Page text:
As can be inferred from the above discussion, the organizational paradigm of functional diversity in HE has a complex articulation. It is for this reason that evaluating and assessing this paradigm should be common practice to ensure that the paradigm is effective and that new requirements will be met in the future. The model followed by [11] illustrates the use of a template for assessing diversity practices in HE where each practice and its aims are evaluated considering the target group, stakeholders involved, and the organizational process of each practice. They also value the accessibility of information regarding this practice, the timeframe during which it develops, whether it is possible to transfer this practice, and its potential to be applied and transferred to other target groups and institutions. An organizational paradigm of functional diversity in HE needs to be assessed, but it also needs to reach the syntagmatic paradigm, and it needs to feed from syntagmatic feedback. Not only that, it would be advisable that HE gets some feedback regarding the performance of students with diversity in the previous educational level (secondary school and others), and also to find a way to support these students in their transition to university (see the TIDE Project as an example for this transition monitoring:https://project-tide.eu/). Figure 1 below summarizes the key ideas in the organizational paradigm.

Figure 1.

The organizational paradigm of functional diversity.

The organizational paradigm shows the hierarchical relationship between different institutional levels. It has two main foci of sustenance: functional diversity support and technological support. From the institutional policies to the specific recommendations, adaptations, and technology-enabled accessibility, there must be a constant awareness of the principles behind the HE institution directions on diversity.

4. The syntagmatic paradigm of functional diversity in higher education

The syntagmatic paradigm pays attention to the relationship between students with functional diversity, their peers, and their teachers. It also pays attention to research and research-derived tools that analyze how to deal with specific diversity types in a particular field of study or in certain subjects that require in-depth analysis for the provision of effective education regarding functional diversity types. For the syntagmatic paradigm, I will focus solely on issues related to foreign language learning. Within the syntagmatic paradigm, I will distinguish two main areas of work:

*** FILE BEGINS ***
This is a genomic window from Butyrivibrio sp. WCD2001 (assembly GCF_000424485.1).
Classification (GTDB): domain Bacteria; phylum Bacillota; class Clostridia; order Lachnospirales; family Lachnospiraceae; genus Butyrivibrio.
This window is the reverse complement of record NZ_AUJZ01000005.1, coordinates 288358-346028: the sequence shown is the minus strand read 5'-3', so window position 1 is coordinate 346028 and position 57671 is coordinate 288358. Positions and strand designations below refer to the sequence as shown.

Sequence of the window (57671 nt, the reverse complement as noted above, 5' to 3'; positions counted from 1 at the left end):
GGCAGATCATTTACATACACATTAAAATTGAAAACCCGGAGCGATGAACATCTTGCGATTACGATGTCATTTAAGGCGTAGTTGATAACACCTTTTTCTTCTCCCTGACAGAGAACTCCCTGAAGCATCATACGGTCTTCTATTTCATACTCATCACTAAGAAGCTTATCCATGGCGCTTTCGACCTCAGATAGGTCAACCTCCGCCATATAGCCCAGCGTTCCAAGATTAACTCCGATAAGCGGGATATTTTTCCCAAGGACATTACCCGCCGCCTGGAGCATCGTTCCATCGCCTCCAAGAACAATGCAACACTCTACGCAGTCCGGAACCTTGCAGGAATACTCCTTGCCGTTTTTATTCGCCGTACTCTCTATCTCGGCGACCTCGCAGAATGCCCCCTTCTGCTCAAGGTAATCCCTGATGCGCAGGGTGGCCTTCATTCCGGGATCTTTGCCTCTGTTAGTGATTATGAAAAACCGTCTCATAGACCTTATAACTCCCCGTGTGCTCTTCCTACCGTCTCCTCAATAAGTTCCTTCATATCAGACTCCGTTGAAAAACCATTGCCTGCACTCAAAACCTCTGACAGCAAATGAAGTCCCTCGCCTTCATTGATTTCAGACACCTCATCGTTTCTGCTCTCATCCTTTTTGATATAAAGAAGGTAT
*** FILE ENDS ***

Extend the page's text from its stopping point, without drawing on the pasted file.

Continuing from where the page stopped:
1. The study of one or several types of functional diversity in relation to language learning.

  2. The other is the study of one foreign language learning skill and how to adapt that skill to the different possible functional diversity types or to an individual FD.

The first area is necessary to understand how a student with functional diversity will develop his or her knowledge, skills, and abilities (KSAs) in the language learning classroom. This understanding is of paramount importance for teachers to be able to choose a particular teaching method and to be able to adapt their subject and materials when necessary. The research and resources we will include in this section regarding KSAs are particularly relevant in relation to continuing professional development of the language teacher working with FD. An example of the first area (A) is Kormos [12], who studies the second language learning processes of students with specific learning difficulties (SpLDs). The book investigates relevant aspects within SLA including the effect of affective factors on learners’ KSAs and how to identify SpLDs in another language. Teachers who are unaware of how SpLDs are reflected in the students’ KSAs will undoubtedly benefit from reading this book, since unawareness on SpLDs may easily lead to misunderstandings and unfair assessment on the part of the teacher. Two full chapters are devoted to the teaching and assessment of second language skills for students with specific learning difficulties.

The work of Nijakowska [13] clearly belongs to this category and focuses on one type of functional diversity. Hers is a book devoted to the study of dyslexia and language teaching. Specifically, Chapters 3 and 5 deal with dyslexia and foreign language learning and teaching, while Chapter 6 provides samples of activities to exemplify theory in action.

European projects on dyslexia, like CalDys2 (http://www.caldys2.eu/node/104), DysTEFL, DysTEFL2 (http://dystefl2.uni.lodz.pl/), TIDE (https://project-tide.eu/), and Dyslang (https://www.bdadyslexia.org.uk/about/projects/dyslang), are educational initiatives that yield practical proposals for the classroom based on years of team research and practice. These projects and related research also provide teacher guidance and sometimes training programs for teachers [14].

The second area focuses on one particular language skill and how this skill is understood and practiced by one functional diversity type. Analyzing the needs of SWFD in relation to language skills is useful to envisage in which skill the students with functional diversity (SWFD) will function in a different way. Broadly speaking, foreign language courses usually include practice in the four main language skills: reading, speaking, writing, and listening. In this sense, Kormos [12] also falls into the second area, since it focuses on reading skills. Kosak-Babuder et al. [15] also deal with reading skills and dyslexia. They base their study on the assumption that one of the special arrangements in testing contexts is to allow dyslexic students to listen to the text while they read, a hypothesis that the results of their study supports. These authors examined the effect of read-aloud and its impact on comprehension on the part of students with dyslexia and compared results with a control group with no reported dyslexia. They contrasted the results for different modes of test administration for reading comprehension tasks (read only, read-aloud, listen only). Administration modes did not seem to influence students with no reported dyslexia, while the results for students with dyslexia were significantly better when following the read-aloud protocol. The study hence demonstrates that this adaptation should be recommended for type of task and students with functional diversity (SWFD).